Towards a Neuroscience of Computer Programming & Education: A thesis submitted in partial fulfilment of the requirements of the University of East Anglia for the degree of Doctor of Philosophy. Research undertaken in the School of Psychology, University of East Anglia.

Andreas Lidstrom

Research output: Other contribution

Abstract

Computer programming is fast becoming a required part of School curricula, but students find the topic challenging and university dropout rates are high. Observations suggest that hands-on keyboard typing improves learning, but quantitative evidence for this is lacking and the mechanisms are still unclear. Here we study neural and behavioral processes of programming in general, and Hands-on in particular. In project 1, we taught naïve teenagers programming in a classroom-like session, where one student in a pair typed code (Hands-on) while the other participated by discussion (Hands-off). They were scanned with fMRI 1-2 days later while evaluating written code, and their knowledge was tested again after a week. We find confidence and math grades to be important for learning, and easing of intrinsic inhibitions of parietal, temporal, and superior frontal activation to be a typical neural mechanism during programming, more so in stronger learners. Moreover, left inferior frontal cortex plays a central role; operculum integrates information from the dorsal and ventral streams and its intrinsic connectivity predicts confidence and long-term memory, while activity in Broca’s area also reflects deductive reasoning. Hands-on led to greater confidence and memory retention. In project 2, we investigated the impact of feedback on motivation and reaction time in a rule-switching task. We find that feedback targeting personal traits increasingly impair performance and motivation over the experiment, and we find that activity in precentral gyrus and anterior insula decrease linearly over time during the personal feedback condition, implicating these areas in this effect. These findings promote hands-on learning and emphasize possibilities for feedback interventions on motivation. Future studies should investigate interventions for increasing Need for Cognition, the relationship between computer programming and second language learning (L2), and the role of explicit verbalization of knowledge for successful coding, given the language-like processing of code.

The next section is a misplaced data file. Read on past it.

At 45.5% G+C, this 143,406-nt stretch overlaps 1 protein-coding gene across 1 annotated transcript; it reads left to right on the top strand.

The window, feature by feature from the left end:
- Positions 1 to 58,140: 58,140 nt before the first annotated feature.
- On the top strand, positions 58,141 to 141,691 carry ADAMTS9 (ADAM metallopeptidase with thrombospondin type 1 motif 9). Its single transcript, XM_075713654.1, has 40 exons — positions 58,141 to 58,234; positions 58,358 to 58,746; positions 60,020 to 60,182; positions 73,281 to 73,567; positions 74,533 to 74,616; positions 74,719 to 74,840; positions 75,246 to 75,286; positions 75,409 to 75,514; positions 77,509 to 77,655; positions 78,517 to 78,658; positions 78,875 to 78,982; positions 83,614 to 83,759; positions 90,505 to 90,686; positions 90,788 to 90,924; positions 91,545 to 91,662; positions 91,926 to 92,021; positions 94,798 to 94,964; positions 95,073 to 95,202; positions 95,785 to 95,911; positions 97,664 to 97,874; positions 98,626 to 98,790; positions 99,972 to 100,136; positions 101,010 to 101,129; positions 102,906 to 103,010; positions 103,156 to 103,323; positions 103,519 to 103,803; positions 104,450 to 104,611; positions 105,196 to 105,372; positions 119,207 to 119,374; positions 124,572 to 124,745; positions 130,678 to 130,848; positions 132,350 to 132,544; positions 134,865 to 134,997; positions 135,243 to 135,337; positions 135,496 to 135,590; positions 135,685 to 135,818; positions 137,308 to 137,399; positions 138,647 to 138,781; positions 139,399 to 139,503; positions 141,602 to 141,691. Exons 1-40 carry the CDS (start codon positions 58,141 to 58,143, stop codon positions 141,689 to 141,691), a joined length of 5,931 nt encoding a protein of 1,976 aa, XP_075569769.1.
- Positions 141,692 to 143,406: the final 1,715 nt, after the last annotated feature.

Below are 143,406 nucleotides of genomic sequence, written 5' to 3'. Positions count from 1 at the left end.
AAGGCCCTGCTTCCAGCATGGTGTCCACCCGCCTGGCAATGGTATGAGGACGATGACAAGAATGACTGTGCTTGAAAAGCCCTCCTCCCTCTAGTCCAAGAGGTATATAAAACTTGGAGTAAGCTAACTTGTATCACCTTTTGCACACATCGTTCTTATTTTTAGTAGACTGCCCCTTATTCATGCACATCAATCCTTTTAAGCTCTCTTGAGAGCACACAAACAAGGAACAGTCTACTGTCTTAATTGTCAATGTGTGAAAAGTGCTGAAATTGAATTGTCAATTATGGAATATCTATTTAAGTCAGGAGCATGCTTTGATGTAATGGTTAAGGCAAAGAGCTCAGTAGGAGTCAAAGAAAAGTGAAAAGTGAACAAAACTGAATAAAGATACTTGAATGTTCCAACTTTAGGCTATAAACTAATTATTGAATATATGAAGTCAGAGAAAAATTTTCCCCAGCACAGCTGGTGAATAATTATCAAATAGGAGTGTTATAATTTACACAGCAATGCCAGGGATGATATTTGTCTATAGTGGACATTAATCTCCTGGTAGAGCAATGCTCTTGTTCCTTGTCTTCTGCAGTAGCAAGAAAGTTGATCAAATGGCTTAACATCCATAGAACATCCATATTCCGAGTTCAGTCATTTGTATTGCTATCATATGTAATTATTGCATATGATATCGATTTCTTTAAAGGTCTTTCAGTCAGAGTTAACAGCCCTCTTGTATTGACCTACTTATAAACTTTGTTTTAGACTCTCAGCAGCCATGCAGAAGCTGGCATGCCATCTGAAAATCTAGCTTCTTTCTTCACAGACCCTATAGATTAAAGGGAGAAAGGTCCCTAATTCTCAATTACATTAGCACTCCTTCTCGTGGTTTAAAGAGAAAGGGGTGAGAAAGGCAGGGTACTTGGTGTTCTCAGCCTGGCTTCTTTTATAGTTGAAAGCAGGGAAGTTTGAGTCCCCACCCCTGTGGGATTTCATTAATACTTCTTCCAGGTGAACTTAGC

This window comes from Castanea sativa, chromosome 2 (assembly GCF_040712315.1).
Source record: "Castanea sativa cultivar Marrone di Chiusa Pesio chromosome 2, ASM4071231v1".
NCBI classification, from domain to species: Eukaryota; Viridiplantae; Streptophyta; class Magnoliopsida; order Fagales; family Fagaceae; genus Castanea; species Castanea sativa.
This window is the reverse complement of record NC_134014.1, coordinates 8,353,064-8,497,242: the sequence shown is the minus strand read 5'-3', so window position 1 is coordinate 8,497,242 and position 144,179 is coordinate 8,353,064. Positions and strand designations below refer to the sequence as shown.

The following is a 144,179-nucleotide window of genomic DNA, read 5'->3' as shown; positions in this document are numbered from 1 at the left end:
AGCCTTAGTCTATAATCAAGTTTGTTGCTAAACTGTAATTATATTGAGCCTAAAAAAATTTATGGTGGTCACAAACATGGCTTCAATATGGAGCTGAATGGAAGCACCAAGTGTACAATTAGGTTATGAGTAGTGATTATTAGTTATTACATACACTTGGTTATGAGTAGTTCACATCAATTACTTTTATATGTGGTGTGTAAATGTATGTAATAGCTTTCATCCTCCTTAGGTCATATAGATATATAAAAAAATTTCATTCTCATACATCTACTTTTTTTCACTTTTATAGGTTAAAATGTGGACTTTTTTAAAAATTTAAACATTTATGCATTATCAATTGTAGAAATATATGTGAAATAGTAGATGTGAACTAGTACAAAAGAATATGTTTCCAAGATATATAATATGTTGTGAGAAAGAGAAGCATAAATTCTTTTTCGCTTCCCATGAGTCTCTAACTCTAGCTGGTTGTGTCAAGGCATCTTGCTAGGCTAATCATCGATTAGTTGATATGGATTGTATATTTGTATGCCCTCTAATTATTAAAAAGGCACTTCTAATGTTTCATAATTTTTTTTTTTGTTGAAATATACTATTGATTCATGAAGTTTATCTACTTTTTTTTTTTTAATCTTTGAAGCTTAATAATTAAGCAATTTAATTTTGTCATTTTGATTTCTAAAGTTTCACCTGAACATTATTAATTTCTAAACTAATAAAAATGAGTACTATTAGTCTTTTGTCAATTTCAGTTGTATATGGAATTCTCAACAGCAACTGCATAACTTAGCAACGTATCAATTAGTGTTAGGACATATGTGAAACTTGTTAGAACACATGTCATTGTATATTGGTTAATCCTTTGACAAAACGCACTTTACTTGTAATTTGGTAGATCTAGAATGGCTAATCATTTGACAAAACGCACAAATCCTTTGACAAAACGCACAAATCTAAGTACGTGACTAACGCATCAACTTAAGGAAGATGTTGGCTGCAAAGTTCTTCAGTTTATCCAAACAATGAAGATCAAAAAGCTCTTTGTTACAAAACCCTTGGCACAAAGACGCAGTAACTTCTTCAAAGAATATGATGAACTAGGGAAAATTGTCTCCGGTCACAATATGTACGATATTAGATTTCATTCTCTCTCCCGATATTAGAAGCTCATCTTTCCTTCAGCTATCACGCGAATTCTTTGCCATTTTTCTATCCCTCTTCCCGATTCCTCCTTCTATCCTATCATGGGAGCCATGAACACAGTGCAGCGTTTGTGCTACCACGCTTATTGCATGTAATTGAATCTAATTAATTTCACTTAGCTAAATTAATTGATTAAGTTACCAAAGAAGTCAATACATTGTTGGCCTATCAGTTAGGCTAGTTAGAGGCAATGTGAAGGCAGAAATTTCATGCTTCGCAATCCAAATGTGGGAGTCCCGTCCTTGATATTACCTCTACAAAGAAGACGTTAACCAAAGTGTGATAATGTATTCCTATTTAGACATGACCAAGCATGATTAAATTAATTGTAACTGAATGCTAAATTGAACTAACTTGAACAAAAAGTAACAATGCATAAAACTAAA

Original languageEnglish
TypePhD Thesis
Media of outputtext
Number of pages236
Publication statusPublished - 21 Jul 2022

Keywords

  • programming
  • language
  • embodied cognition
  • learning
  • confidence
  • fMRI
  • DCM
  • logic
  • syntax
  • semantics
  • spatial
  • education

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